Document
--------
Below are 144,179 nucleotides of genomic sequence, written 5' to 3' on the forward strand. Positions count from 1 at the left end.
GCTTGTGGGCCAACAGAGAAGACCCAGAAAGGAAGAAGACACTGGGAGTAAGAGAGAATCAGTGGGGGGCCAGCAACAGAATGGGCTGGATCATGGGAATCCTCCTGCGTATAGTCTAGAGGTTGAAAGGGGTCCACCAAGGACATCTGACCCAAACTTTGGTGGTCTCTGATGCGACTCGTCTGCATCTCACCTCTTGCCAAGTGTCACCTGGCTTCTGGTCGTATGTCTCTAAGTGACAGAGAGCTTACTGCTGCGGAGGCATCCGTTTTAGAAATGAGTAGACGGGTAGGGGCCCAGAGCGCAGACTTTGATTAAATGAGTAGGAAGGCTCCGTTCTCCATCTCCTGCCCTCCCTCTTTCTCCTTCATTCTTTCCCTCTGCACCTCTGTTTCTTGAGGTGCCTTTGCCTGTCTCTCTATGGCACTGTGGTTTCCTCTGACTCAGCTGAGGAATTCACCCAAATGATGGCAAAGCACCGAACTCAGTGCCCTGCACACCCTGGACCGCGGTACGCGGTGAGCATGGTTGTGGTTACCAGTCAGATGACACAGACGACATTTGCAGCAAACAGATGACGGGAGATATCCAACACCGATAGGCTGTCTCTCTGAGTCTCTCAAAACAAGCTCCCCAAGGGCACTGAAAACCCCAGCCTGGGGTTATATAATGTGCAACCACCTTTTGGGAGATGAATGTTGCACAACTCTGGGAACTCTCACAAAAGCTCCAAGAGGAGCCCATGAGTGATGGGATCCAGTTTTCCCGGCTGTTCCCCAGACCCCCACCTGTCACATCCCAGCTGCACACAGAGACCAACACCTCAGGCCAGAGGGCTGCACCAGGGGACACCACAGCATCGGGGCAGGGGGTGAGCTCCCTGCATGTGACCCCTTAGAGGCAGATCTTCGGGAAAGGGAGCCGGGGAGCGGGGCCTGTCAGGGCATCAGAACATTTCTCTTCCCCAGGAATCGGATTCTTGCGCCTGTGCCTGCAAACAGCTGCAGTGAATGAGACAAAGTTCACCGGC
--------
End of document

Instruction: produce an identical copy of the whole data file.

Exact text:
Below are 144,179 nucleotides of genomic sequence, written 5' to 3' on the forward strand. Positions count from 1 at the left end.
GCTTGTGGGCCAACAGAGAAGACCCAGAAAGGAAGAAGACACTGGGAGTAAGAGAGAATCAGTGGGGGGCCAGCAACAGAATGGGCTGGATCATGGGAATCCTCCTGCGTATAGTCTAGAGGTTGAAAGGGGTCCACCAAGGACATCTGACCCAAACTTTGGTGGTCTCTGATGCGACTCGTCTGCATCTCACCTCTTGCCAAGTGTCACCTGGCTTCTGGTCGTATGTCTCTAAGTGACAGAGAGCTTACTGCTGCGGAGGCATCCGTTTTAGAAATGAGTAGACGGGTAGGGGCCCAGAGCGCAGACTTTGATTAAATGAGTAGGAAGGCTCCGTTCTCCATCTCCTGCCCTCCCTCTTTCTCCTTCATTCTTTCCCTCTGCACCTCTGTTTCTTGAGGTGCCTTTGCCTGTCTCTCTATGGCACTGTGGTTTCCTCTGACTCAGCTGAGGAATTCACCCAAATGATGGCAAAGCACCGAACTCAGTGCCCTGCACACCCTGGACCGCGGTACGCGGTGAGCATGGTTGTGGTTACCAGTCAGATGACACAGACGACATTTGCAGCAAACAGATGACGGGAGATATCCAACACCGATAGGCTGTCTCTCTGAGTCTCTCAAAACAAGCTCCCCAAGGGCACTGAAAACCCCAGCCTGGGGTTATATAATGTGCAACCACCTTTTGGGAGATGAATGTTGCACAACTCTGGGAACTCTCACAAAAGCTCCAAGAGGAGCCCATGAGTGATGGGATCCAGTTTTCCCGGCTGTTCCCCAGACCCCCACCTGTCACATCCCAGCTGCACACAGAGACCAACACCTCAGGCCAGAGGGCTGCACCAGGGGACACCACAGCATCGGGGCAGGGGGTGAGCTCCCTGCATGTGACCCCTTAGAGGCAGATCTTCGGGAAAGGGAGCCGGGGAGCGGGGCCTGTCAGGGCATCAGAACATTTCTCTTCCCCAGGAATCGGATTCTTGCGCCTGTGCCTGCAAACAGCTGCAGTGAATGAGACAAAGTTCACCGGC